North coast expects wind, rain and landslides

PORTLAND — The north Oregon coast is bracing for another round of rain on its soggy soil, creating ripe conditions for landslides in a region that has endured a week of flood threats.

Rivers rose Tuesday as a series of winter storms continued to blow through the region. Coastal rivers, including the Nehalem and Tillamook, are expected to reach or exceed their flood stages Wednesday.

National Weather Service hydrologist Andy Bryant said if there is more rain than expected, moderate flooding could hit the north coast, but it's unlikely to match the flooding that struck the area last week.

"What we saw last week was several rivers that had major or moderate flooding," Bryant said. "It affected roads, private property, homes, and we're expecting to see less of that."

Bryant said high seas creating 20-foot waves will likely force the closure of some river bars, where oceangoing ships enter the mouth of the Columbia River in Oregon and Washington state." Gusts up to 65 mph are also forecast to pelt the coast, and a gale warning remained in effect through Tuesday evening, with rough seas expected.

"It's nothing to mess around with," Bryant said.

Rescue workers on Tuesday continued to search for Vinesa Snegur, who fell into the Clackamas River on Sunday afternoon. The waterway is running fast and cold from a recent winter storm.

A mix of rain and snow continued to fall on search crews, making for a bleak weather situation, said Clackamas County Sheriff's Office spokesman James Rhodes.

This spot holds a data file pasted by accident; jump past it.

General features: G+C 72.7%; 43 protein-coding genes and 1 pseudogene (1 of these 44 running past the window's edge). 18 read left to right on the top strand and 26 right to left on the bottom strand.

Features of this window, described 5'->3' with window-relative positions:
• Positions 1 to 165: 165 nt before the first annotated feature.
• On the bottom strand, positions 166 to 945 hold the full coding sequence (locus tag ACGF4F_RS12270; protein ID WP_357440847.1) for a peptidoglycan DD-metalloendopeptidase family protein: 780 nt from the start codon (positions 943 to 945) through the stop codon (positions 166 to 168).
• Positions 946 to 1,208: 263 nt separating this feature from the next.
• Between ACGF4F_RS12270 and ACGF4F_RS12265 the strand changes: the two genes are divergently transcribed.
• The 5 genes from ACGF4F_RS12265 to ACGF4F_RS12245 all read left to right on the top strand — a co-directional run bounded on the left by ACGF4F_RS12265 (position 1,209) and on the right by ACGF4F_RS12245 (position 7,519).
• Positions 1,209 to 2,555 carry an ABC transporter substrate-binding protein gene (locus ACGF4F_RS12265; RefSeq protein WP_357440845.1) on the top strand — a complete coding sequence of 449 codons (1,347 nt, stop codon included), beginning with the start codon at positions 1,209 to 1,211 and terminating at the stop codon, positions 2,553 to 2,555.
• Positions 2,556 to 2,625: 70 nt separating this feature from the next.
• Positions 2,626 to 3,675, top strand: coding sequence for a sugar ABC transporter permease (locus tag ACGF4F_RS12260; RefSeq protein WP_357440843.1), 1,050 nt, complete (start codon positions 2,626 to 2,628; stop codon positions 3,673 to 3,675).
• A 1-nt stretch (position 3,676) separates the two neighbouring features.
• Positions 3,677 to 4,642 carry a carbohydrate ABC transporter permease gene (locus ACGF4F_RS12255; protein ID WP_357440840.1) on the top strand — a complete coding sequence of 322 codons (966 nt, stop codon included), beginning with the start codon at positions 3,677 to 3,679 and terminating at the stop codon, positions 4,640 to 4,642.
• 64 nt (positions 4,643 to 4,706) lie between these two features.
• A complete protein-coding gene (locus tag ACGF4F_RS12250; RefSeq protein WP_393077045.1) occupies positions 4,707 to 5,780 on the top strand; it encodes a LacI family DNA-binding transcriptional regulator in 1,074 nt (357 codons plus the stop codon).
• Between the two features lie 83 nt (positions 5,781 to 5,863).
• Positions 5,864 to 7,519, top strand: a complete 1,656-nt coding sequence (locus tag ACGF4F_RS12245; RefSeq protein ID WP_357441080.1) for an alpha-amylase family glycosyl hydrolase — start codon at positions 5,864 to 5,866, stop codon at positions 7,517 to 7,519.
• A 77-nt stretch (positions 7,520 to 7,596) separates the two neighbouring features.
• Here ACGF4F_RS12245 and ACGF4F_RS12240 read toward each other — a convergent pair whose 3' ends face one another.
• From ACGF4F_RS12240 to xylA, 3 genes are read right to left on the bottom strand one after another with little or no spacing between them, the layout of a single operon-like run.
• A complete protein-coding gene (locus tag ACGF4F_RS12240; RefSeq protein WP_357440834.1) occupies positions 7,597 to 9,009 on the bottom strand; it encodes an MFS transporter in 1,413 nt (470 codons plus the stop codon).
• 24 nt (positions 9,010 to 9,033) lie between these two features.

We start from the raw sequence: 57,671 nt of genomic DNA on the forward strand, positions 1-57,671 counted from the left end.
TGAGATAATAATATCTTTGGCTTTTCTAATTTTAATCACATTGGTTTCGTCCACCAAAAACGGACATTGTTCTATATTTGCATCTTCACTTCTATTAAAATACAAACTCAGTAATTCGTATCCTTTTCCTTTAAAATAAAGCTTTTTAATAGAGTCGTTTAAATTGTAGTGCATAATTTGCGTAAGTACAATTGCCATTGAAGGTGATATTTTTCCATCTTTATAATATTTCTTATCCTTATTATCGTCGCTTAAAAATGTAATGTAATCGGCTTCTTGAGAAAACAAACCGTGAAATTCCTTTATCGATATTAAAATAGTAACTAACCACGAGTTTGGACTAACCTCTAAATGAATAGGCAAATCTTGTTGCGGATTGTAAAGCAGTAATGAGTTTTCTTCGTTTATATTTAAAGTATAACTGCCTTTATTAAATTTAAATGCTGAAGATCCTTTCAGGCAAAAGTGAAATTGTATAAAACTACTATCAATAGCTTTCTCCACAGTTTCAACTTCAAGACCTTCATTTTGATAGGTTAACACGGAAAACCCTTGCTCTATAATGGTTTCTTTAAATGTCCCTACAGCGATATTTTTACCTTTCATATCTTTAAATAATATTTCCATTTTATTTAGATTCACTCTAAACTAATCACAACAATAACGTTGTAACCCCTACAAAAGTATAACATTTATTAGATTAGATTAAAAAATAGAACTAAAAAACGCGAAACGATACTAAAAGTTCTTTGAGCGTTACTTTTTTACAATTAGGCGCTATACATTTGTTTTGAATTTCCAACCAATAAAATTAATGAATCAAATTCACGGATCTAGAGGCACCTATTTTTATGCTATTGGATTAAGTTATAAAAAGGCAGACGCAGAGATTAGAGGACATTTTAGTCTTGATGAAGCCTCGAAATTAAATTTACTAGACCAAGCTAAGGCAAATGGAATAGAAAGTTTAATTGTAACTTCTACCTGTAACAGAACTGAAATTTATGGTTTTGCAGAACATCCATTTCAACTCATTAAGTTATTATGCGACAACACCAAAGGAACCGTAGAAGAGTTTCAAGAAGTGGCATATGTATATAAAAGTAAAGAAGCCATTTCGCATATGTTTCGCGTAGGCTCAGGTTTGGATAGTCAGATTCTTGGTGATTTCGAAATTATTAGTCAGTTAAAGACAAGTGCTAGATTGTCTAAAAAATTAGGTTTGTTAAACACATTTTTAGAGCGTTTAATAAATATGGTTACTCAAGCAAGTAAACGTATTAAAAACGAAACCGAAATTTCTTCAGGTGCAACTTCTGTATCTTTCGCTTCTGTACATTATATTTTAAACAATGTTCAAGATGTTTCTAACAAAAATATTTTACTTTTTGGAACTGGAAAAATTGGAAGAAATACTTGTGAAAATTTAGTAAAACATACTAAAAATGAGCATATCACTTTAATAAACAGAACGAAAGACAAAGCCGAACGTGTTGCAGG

"It's cold, it's slippery, it's icy," Rhodes said. "It's a perilous situation to put rescuers in."

Bryant said rivers will rise in the Willamette Valley but are unlikely to flood. The exception is the Pudding River near Aurora, which exceeded its 22-foot flood stage on Thursday and has stayed above flooding level since.

"Any flooding would be minor and not as significant as last week," Bryant said.

In the Columbia river gorge, a moderate dusting of snow is expected, affecting highway driving.

There is some good news. Farther south near Corvallis — where river levels rose fast last week and flooded several small towns — rivers are expected to stay in their banks.

Last week, flooding was blamed for two deaths and soaked cities up and down the Willamette River valley.

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